Correspondent: Okay. And the other thing that… yesterday, I asked you about this Priyanka Chopra, the [Goodwill Ambassador], and I called the UNICEF, and I called the press office, Mr. Joe English. Nobody has responded at all.
Spokesman: Okay. Well, I mean, I can tell you that, for any Goodwill Ambassador, whether it’s Ms. Chopra or anyone else, we expect them to adhere to impartial positions when they speak on behalf of UNICEF or any other organization. When they speak in their personal capacity, they retain the right to speak about issues of interests or concern to them. Their personal views, however, do not reflect those of the agency with which they may be affiliated with. James?
Question: Thank you, Steph. So, the United States wants to buy Greenland, but Denmark doesn’t want to sell Greenland. From a United Nations perspective, presumably you guys don’t see anything inherently wrong with one member talking to another member about buying or selling a chunk of territory. Right?
Spokesman: You know, there’s… this has captured the headlines, and as much as I would always love to insert myself in the headlines, I think I will leave this one, this glacier alone. Yes, sir. But I appreciate your effort. Yes?
Question: Good afternoon, Stéphane. Cameroon. What’s the Secretary‑General’s reaction to the troublesome situation in Cameroon regarding the Government that sends the leader of the Anglophile separatist movement to life in jail and opposition leaders continue to remain in jail? The last time the Security Council met on this Cameroon issue was in June. So, what’s the next step, sir?
Spokesman: Look, we’re, obviously… we’ve taken note of the decision that was taken, that was taken by the military court in the sentence of Mr. Tabe and others, and nine other activists to life imprisonment and also a very serious fine. We also understand there is an intention to appeal the sentence. We continue to reiterate the need for due process to be followed throughout these proceedings, and we remain concerned about the allegations of ill‑treatment of prisoners and call on the authorities to ensure that all detainees are treated humanely in accordance with international human rights standards. Yes, ma’am?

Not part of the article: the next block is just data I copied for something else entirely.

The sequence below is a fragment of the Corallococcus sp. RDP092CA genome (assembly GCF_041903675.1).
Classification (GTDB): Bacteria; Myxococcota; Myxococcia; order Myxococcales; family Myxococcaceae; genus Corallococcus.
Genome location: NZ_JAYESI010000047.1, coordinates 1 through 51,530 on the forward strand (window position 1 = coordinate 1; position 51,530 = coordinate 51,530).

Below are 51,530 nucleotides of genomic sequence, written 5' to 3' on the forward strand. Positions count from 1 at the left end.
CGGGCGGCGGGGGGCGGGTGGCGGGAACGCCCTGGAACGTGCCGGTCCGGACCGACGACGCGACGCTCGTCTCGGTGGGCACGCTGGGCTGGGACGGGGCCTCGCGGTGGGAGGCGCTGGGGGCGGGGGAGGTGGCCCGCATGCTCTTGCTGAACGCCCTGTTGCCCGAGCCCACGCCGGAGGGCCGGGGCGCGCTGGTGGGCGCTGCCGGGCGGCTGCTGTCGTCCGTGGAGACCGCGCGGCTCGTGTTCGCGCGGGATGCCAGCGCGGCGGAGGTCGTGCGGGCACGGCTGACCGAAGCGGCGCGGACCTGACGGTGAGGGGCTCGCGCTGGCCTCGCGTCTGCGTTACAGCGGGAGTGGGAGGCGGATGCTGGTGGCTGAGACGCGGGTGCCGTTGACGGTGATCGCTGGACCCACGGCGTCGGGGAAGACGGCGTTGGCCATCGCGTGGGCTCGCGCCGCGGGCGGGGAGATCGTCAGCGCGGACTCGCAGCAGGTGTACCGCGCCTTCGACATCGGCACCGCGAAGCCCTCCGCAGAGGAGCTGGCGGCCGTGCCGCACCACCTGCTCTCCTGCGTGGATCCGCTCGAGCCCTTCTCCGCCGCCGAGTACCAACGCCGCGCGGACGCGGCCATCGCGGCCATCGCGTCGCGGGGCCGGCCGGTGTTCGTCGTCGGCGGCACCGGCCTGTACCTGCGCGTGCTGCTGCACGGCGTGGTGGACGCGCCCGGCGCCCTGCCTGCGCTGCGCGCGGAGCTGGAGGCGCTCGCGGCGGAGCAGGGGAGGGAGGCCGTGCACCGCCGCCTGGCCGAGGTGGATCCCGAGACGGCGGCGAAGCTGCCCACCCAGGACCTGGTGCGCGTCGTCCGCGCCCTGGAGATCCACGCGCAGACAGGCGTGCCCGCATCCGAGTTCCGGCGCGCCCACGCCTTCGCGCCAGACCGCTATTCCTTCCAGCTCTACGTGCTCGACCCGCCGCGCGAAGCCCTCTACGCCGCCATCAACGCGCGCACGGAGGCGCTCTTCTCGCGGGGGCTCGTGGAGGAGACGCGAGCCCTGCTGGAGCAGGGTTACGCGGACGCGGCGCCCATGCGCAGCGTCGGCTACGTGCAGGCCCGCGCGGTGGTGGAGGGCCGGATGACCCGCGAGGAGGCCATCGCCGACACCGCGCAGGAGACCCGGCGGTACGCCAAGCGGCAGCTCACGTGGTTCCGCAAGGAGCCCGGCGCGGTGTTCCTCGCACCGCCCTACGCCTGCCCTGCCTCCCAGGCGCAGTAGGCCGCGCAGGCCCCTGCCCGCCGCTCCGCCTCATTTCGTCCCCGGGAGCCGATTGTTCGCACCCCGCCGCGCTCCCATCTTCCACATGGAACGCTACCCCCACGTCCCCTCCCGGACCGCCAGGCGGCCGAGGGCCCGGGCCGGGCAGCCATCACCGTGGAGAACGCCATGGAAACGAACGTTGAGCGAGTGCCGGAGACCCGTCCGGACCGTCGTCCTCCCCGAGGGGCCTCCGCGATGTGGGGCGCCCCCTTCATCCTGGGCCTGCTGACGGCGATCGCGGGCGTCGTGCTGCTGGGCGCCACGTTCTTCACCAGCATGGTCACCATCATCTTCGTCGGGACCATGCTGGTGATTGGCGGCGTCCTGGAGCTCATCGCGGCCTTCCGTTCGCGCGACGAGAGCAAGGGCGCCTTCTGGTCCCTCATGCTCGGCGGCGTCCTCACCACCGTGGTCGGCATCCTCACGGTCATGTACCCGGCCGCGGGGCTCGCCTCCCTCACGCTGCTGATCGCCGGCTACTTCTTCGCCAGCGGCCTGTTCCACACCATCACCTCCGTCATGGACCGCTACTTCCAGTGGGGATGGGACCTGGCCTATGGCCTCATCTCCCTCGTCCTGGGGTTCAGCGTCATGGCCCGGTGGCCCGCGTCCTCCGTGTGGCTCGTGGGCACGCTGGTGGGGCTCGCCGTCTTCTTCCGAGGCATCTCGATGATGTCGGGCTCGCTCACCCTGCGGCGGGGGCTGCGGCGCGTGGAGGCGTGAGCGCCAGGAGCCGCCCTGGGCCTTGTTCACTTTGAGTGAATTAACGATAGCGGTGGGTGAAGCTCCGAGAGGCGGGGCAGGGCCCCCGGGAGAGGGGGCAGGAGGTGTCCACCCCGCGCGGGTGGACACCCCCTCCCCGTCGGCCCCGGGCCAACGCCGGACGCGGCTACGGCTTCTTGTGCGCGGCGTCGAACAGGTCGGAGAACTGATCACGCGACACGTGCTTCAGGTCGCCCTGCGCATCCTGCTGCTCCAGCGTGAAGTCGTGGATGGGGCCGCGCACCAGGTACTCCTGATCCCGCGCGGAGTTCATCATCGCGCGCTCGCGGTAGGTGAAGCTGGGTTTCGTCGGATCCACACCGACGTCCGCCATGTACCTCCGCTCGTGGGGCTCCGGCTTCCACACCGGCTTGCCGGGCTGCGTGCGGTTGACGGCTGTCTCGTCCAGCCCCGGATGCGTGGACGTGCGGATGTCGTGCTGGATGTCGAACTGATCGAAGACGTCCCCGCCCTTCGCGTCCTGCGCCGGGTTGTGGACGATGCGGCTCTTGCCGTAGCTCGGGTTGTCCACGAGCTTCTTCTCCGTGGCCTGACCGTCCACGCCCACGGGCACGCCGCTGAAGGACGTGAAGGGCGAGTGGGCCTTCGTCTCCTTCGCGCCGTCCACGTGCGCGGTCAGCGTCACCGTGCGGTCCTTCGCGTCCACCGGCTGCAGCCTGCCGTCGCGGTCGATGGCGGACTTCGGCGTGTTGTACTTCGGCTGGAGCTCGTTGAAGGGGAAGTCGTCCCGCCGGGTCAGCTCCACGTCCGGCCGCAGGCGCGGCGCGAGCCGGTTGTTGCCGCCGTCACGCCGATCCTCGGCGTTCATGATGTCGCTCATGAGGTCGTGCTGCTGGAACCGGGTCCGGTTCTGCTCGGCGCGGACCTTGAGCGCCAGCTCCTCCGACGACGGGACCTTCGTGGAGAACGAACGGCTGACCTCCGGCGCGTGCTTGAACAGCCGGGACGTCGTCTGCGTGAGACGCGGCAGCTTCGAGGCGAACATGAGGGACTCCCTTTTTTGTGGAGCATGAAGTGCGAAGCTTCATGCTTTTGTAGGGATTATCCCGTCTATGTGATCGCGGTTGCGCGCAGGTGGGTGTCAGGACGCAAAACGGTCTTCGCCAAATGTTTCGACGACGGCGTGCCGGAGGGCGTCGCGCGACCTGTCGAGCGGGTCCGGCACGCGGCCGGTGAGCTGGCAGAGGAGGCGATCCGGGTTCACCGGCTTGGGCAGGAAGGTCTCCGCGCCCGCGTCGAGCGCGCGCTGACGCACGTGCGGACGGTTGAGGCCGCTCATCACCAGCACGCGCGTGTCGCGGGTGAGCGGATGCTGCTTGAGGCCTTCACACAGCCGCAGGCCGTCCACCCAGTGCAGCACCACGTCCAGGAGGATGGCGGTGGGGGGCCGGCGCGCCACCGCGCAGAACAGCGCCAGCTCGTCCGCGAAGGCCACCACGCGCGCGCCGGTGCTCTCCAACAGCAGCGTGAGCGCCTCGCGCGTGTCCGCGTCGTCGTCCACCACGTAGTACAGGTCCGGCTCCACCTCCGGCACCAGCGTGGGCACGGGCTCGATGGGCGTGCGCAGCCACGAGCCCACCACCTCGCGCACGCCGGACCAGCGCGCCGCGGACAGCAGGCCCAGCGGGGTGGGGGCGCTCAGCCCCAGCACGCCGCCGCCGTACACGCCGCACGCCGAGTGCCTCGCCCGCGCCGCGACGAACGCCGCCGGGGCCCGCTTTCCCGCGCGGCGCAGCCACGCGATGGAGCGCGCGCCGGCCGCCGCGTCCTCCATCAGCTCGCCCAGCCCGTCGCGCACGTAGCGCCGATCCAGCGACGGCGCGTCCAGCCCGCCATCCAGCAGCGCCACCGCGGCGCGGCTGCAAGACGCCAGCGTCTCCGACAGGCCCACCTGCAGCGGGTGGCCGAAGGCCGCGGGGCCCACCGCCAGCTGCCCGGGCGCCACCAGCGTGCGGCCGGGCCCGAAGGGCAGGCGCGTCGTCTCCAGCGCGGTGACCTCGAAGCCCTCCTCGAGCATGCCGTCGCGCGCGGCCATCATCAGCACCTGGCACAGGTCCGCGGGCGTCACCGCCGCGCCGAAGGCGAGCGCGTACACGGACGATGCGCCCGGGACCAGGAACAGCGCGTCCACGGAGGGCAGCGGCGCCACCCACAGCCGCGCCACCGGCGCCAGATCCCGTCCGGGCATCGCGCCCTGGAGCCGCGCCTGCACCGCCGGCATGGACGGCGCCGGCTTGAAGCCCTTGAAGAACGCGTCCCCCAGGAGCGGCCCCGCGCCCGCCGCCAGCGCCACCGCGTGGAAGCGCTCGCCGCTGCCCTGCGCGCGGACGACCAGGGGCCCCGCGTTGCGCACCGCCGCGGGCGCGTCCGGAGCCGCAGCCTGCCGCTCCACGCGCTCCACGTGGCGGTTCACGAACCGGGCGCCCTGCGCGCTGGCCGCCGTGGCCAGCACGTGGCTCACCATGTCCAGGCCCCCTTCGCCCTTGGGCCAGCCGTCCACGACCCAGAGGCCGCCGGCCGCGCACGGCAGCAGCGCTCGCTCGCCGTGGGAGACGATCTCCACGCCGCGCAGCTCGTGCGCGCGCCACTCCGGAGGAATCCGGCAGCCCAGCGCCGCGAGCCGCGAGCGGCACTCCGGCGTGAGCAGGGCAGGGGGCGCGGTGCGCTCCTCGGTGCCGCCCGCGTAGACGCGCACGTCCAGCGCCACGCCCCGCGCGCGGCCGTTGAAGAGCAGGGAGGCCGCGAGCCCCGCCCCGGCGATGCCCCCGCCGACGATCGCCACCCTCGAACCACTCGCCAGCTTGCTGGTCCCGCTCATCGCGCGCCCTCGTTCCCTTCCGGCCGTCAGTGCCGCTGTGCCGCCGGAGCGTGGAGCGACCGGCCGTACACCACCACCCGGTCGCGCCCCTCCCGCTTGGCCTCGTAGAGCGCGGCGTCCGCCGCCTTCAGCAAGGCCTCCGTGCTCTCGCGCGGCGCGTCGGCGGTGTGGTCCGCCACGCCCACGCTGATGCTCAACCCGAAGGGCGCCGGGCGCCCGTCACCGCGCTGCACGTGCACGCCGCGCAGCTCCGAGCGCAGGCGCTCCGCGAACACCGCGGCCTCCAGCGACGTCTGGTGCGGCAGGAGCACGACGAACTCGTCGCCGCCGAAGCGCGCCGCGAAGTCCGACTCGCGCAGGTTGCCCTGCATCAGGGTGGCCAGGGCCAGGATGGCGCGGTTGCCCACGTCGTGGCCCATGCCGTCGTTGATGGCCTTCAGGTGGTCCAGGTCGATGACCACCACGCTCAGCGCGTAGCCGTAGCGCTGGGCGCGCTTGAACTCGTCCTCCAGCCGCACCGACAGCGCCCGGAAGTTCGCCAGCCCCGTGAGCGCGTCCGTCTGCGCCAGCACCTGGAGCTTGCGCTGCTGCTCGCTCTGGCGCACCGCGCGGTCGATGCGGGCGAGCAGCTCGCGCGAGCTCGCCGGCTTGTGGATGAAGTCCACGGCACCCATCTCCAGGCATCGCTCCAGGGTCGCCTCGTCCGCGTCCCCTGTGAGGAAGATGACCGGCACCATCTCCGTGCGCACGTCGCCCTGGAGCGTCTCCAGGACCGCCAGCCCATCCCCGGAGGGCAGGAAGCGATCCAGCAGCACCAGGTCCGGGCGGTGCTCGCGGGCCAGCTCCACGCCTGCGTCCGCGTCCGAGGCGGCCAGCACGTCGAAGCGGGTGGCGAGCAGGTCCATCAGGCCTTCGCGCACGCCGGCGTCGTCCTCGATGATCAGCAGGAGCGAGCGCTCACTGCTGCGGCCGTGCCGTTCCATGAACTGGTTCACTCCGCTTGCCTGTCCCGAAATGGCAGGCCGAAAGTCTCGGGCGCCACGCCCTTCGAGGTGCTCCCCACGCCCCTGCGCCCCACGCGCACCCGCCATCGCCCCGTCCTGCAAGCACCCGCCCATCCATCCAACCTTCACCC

Question: Thank you, Stéphane. I wanted to ask about the situation, well, we know the Amazon fire is continuously burning right now, and there’s been talk recently that it’s not an accident, that this isn’t about dry weather, that this was probably done for agricultural purposes. Do you have any statement…?
Spokesman: Sure. We have no insights as to how these fires started. What I can tell you is that we are obviously following the reports very closely. We’re very concerned about these fires, both, I think, for the immediate damage that they’re causing and also because sustaining forests is crucial in our fight against climate change. All forests are essential for the health of the entire world. The international community recognizes this importance of the forest, not only the Amazon, but also the forests in the Congo basin and Indonesia. The well‑being of all these massive, massive forests is critical for the well‑being of humanity. Yes, sir?
Question: Thank you. Follow‑up your… the statement about Security Council meeting this afternoon. So, it may show the deepening conflict and the mistrust between US and Russia. So, how much does Secretary‑General worry about the current situation of disarmament, especially between US and Russia?
Spokesman: This, you know, the Secretary‑General has been expressing his deep concern about the progress, or lack of progress, on disarmament issues for quite some time. He laid out last year his views on a disarmament agenda, and I think we’ve expressed our concern recently about treaties being rescinded or being allowed to lapse. The issue of disarmament is one that is a priority and has always been a priority for the UN, and we would hope that all Member States show a high level of commitment towards the issue of disarmament. And we will share with you Ms. Nakamitsu’s remarks to the Security Council. Yes, and then we have to let Monica go.
Question: Stéphane, do you have any update at all on the talks between United States and Taliban on Afghanistan at all?
Spokesman: No, sir. No, sir. Okay. Monica, thank you.